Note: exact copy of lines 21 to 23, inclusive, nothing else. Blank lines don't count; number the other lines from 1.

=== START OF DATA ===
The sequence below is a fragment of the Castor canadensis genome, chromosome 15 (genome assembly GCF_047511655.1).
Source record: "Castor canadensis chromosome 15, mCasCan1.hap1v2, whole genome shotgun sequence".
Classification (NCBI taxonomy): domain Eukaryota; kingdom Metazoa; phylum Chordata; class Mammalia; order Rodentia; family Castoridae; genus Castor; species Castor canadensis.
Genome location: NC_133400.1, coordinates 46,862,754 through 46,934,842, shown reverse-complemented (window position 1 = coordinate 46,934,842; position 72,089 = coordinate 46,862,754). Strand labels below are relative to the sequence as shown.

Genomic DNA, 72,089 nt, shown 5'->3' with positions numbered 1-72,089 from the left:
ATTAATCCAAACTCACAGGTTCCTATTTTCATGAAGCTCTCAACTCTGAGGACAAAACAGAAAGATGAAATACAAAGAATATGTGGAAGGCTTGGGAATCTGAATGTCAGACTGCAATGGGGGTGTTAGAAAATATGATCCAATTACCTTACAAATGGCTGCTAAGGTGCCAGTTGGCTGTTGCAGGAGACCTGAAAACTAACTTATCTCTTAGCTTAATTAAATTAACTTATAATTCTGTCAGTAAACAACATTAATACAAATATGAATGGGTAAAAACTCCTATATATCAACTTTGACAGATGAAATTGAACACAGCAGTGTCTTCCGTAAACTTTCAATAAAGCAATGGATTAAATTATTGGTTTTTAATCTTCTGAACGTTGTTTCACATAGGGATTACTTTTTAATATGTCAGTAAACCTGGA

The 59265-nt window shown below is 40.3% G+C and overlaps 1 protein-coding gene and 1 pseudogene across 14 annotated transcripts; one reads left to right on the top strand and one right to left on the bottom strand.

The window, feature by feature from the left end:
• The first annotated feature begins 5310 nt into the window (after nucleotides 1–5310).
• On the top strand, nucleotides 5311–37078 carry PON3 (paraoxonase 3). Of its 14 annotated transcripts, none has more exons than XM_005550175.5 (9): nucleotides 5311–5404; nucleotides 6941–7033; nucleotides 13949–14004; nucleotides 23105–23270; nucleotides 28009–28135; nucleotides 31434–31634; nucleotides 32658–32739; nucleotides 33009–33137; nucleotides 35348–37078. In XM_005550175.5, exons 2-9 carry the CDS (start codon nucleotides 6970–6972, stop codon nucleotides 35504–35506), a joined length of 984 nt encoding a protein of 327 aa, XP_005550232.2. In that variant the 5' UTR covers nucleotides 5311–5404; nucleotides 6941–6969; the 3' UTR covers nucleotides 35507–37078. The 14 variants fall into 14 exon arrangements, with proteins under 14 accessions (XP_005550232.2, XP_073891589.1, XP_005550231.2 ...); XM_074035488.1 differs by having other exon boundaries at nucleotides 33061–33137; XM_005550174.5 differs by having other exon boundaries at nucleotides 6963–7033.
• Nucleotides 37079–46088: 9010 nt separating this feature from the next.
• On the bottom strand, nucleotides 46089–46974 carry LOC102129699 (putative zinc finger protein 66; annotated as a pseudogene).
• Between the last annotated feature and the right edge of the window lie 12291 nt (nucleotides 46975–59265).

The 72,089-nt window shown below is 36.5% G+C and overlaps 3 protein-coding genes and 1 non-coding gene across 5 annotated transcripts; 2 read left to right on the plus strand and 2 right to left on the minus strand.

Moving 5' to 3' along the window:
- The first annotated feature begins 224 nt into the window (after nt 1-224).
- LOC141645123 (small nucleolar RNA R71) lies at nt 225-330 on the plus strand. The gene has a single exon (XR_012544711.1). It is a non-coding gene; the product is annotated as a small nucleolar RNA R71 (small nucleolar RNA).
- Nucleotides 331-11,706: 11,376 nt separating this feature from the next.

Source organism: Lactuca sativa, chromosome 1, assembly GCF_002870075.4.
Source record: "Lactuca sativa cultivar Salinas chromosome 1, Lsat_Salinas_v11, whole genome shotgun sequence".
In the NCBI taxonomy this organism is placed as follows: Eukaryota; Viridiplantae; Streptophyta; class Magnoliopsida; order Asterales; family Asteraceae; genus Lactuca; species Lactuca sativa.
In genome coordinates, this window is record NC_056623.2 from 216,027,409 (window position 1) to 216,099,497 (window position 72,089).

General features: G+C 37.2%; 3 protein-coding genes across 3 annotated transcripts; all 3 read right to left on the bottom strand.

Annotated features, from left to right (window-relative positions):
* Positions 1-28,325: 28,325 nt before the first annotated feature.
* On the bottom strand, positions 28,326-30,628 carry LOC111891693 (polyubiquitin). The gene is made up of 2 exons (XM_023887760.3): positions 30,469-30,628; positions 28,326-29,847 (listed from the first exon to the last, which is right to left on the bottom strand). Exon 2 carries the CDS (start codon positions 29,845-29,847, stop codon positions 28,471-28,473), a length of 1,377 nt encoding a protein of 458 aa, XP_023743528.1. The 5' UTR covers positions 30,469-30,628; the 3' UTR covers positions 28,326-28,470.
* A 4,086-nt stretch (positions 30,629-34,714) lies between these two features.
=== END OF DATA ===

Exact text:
In the NCBI taxonomy this organism is placed as follows: Eukaryota; Viridiplantae; Streptophyta; class Magnoliopsida; order Asterales; family Asteraceae; genus Lactuca; species Lactuca sativa.
In genome coordinates, this window is record NC_056623.2 from 216,027,409 (window position 1) to 216,099,497 (window position 72,089).

General features: G+C 37.2%; 3 protein-coding genes across 3 annotated transcripts; all 3 read right to left on the bottom strand.